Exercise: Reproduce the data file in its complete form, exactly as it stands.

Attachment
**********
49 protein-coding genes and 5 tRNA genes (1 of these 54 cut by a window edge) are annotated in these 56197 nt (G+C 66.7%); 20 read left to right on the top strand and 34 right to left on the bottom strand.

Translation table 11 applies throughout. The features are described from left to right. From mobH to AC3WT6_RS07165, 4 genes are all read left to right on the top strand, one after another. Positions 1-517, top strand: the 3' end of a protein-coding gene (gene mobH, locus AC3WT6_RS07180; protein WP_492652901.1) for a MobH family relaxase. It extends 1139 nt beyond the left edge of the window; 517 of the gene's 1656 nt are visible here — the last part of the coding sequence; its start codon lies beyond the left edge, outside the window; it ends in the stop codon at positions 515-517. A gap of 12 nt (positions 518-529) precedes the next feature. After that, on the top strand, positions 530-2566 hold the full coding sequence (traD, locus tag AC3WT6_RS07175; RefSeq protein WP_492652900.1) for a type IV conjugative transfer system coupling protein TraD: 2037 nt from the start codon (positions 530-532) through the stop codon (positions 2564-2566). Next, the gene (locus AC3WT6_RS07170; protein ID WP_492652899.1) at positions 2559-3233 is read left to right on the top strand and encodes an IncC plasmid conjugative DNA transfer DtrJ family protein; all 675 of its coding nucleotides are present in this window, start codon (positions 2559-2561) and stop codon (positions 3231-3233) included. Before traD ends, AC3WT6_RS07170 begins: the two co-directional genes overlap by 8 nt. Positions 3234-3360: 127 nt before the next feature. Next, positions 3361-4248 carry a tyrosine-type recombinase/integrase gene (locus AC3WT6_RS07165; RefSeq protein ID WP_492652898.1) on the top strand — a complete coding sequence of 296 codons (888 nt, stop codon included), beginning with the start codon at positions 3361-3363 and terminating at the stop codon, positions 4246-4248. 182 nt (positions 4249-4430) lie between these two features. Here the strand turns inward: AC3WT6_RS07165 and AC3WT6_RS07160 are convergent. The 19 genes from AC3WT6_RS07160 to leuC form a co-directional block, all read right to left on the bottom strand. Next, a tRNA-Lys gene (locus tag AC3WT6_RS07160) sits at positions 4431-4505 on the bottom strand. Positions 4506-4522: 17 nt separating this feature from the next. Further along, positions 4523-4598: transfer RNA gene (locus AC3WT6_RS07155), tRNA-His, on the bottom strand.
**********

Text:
49 protein-coding genes and 5 tRNA genes (1 of these 54 cut by a window edge) are annotated in these 56197 nt (G+C 66.7%); 20 read left to right on the top strand and 34 right to left on the bottom strand.

Translation table 11 applies throughout. The features are described from left to right. From mobH to AC3WT6_RS07165, 4 genes are all read left to right on the top strand, one after another. Positions 1-517, top strand: the 3' end of a protein-coding gene (gene mobH, locus AC3WT6_RS07180; protein WP_492652901.1) for a MobH family relaxase. It extends 1139 nt beyond the left edge of the window; 517 of the gene's 1656 nt are visible here — the last part of the coding sequence; its start codon lies beyond the left edge, outside the window; it ends in the stop codon at positions 515-517. A gap of 12 nt (positions 518-529) precedes the next feature. After that, on the top strand, positions 530-2566 hold the full coding sequence (traD, locus tag AC3WT6_RS07175; RefSeq protein WP_492652900.1) for a type IV conjugative transfer system coupling protein TraD: 2037 nt from the start codon (positions 530-532) through the stop codon (positions 2564-2566). Next, the gene (locus AC3WT6_RS07170; protein ID WP_492652899.1) at positions 2559-3233 is read left to right on the top strand and encodes an IncC plasmid conjugative DNA transfer DtrJ family protein; all 675 of its coding nucleotides are present in this window, start codon (positions 2559-2561) and stop codon (positions 3231-3233) included. Before traD ends, AC3WT6_RS07170 begins: the two co-directional genes overlap by 8 nt. Positions 3234-3360: 127 nt before the next feature. Next, positions 3361-4248 carry a tyrosine-type recombinase/integrase gene (locus AC3WT6_RS07165; RefSeq protein ID WP_492652898.1) on the top strand — a complete coding sequence of 296 codons (888 nt, stop codon included), beginning with the start codon at positions 3361-3363 and terminating at the stop codon, positions 4246-4248. 182 nt (positions 4249-4430) lie between these two features. Here the strand turns inward: AC3WT6_RS07165 and AC3WT6_RS07160 are convergent. The 19 genes from AC3WT6_RS07160 to leuC form a co-directional block, all read right to left on the bottom strand. Next, a tRNA-Lys gene (locus tag AC3WT6_RS07160) sits at positions 4431-4505 on the bottom strand. Positions 4506-4522: 17 nt separating this feature from the next. Further along, positions 4523-4598: transfer RNA gene (locus AC3WT6_RS07155), tRNA-His, on the bottom strand.